I have not begun practicing law yet. And so it’s fair to say this article is written from a somewhat na├»ve and idealistic perspective. However, I believe it is important for “rookie” attorneys to adjust their moral compass at the outset of their career as opposed to when we are in the trenches of a moral dilemma.

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  1. Thomas R. Griffith11/22/2009 01:23:00 PM

    Ms. Jones,
    It's thinking like this that will lead to actions resulting in a reduction of plea-bargaining the innocent and ultimately reforming an antiquated system.

    As you are aware, when 90 to 95 percent plead out, it reflects on the criminal defense lawyers as a whole. When people are released and shown to have been innocent all along, it reflects on the entire system. When a newbee speaks out against the "old school" methods and attempts to introduce true change, they'll come out of retirement to comment.

    In closing; there would be no need for Innocence Projects if the game were played fairly. There would be no need for if these "Projects" stopped ignoring non-DNA claims of innocence. There would be no need to introduce logical change, if the justice system wasn't broken. You are on a path leading to greatness and it's hoped that you never back down along the way.

    You'll know when you've crossed over to the dark side when you learn that you've plead out an innocent person & refuse to right that wrong.
    The PNG Team

  2. " the criminal context design unique plea bargains that encompass not only jail time, but rehabilitation, community service, counseling or avenues to express remorse."

    This is not thinking outside the box. While good options, this is within the box. I'm not sure "thinking outside the box" is really where defense lawyers need to be.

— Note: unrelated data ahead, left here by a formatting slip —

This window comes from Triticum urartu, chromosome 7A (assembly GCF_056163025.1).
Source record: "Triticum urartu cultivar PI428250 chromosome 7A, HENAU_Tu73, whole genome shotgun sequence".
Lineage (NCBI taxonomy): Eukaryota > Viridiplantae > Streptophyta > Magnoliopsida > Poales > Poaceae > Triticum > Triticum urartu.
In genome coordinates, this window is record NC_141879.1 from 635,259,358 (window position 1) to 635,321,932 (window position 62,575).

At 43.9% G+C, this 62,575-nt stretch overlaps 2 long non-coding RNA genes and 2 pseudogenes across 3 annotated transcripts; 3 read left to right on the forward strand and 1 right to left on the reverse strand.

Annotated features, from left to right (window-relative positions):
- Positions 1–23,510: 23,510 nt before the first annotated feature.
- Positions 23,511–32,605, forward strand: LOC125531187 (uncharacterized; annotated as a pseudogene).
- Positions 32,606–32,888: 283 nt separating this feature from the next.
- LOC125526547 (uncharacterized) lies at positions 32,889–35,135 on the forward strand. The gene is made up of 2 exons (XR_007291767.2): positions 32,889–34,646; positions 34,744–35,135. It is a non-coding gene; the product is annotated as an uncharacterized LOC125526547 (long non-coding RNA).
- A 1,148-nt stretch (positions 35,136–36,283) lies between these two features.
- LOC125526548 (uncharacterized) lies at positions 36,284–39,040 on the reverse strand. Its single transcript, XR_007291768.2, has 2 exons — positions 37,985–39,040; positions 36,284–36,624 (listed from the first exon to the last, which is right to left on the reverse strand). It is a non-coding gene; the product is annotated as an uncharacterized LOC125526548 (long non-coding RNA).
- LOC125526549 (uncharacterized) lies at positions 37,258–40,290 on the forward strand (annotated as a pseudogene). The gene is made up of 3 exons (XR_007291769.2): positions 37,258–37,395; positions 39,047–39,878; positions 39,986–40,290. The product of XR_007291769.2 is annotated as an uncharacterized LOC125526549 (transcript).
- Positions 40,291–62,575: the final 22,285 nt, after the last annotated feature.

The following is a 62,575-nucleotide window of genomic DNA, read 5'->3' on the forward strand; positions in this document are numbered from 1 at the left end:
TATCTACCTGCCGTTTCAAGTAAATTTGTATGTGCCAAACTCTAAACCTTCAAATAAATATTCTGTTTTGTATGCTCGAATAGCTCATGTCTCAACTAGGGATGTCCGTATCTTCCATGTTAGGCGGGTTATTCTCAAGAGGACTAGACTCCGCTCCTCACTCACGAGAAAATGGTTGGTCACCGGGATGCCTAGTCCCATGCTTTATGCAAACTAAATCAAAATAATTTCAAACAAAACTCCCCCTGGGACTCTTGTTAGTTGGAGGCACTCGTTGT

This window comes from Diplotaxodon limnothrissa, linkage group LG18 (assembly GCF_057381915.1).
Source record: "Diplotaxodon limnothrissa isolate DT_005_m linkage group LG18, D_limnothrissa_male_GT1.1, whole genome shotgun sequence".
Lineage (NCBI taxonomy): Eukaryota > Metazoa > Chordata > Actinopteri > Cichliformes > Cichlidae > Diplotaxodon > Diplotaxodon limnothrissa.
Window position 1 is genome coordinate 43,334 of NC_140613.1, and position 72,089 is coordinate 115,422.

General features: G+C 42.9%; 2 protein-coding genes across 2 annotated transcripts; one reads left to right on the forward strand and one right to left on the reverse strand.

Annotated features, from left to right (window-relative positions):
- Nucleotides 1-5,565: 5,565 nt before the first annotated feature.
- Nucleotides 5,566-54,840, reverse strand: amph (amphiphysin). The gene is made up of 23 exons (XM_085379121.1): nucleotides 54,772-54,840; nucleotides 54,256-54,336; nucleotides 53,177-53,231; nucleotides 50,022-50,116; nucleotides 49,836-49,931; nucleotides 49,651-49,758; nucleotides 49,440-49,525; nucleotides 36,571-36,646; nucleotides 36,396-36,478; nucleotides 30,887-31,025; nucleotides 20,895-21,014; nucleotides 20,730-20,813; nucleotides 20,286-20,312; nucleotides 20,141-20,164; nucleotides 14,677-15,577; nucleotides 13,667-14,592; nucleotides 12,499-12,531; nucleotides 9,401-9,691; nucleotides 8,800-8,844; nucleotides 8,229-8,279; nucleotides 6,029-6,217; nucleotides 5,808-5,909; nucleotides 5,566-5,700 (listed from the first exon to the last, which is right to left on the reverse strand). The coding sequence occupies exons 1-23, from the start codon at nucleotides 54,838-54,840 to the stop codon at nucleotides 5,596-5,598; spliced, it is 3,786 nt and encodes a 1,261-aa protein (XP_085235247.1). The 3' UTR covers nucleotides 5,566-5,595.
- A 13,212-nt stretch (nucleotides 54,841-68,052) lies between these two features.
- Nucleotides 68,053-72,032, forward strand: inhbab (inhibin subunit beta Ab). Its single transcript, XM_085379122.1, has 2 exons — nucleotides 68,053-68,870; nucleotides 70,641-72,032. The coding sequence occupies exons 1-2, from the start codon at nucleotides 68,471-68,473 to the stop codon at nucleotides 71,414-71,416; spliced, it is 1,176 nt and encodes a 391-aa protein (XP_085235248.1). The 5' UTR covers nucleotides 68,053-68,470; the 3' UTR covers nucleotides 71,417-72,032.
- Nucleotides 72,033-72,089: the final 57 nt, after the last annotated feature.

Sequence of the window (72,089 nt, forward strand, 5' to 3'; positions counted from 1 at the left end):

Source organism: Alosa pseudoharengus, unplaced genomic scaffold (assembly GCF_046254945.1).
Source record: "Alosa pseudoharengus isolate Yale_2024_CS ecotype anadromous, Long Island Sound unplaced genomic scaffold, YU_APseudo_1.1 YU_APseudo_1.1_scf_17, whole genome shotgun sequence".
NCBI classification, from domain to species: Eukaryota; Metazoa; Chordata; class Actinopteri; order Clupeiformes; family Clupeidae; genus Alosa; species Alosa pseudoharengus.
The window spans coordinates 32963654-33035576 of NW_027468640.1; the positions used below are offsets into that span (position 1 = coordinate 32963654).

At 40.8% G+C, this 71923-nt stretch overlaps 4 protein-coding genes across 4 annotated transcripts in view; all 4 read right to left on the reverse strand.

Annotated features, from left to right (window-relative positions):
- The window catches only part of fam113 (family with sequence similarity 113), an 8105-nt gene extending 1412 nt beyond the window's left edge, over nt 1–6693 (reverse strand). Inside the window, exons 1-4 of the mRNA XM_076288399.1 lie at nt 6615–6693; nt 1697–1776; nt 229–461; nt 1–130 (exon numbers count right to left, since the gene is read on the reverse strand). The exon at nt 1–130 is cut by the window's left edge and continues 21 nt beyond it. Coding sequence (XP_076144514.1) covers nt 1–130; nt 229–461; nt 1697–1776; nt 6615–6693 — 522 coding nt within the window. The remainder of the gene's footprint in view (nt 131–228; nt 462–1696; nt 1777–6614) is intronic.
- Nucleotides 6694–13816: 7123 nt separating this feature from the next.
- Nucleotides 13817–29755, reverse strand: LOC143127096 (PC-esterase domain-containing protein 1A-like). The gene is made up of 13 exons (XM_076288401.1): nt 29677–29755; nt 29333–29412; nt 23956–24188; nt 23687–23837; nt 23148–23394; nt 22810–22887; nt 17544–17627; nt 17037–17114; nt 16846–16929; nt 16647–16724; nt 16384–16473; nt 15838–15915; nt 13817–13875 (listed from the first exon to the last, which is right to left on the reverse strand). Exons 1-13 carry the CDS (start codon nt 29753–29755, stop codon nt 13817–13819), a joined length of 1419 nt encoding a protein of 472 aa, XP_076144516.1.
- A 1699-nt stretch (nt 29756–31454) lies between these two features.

Take another crack at this one when you get some experience. This is really a topic that would benefit from experience. I would suggest an interview next time.

  3. (Comment by Mr. Joel Reed, left at 5:50pm EST on 12/18/2009. Per the posting rules on this blawg, comments left are encouraged to be civil. As administrative moderator, I am respectfully posting Mr. Reed's excerpted comment. Sls.)

    "I'm concerned that you think there is some enormous difference between a 'hired gun' and a 'zealous advocate.' A 'hired gun' must operate within the bounds of the laws of physics; bullets only go so far. A 'zealous advocate' must operate within the bounds of the laws and ethics rules. Other than that, they are both hired to win and to hit what they are aiming at (with the EXCEPTION of prosecutors, who must be zealous advocates only while seeing that justice is done). I'd suggest a nice quiet career in transactions for you, where you can draft paperwork for real estate transactions without having to constantly soothe your conscience with answers to fraudulent moral questions such as how individuals who believe in and ARE SWORN TO UPHOLD the Constitution of the United States of America can represent guilty clients in good conscience. [T]here are things more important than the guilt or innocence of any particular person, and some of those things are the concepts underlying our democracy. [ ]."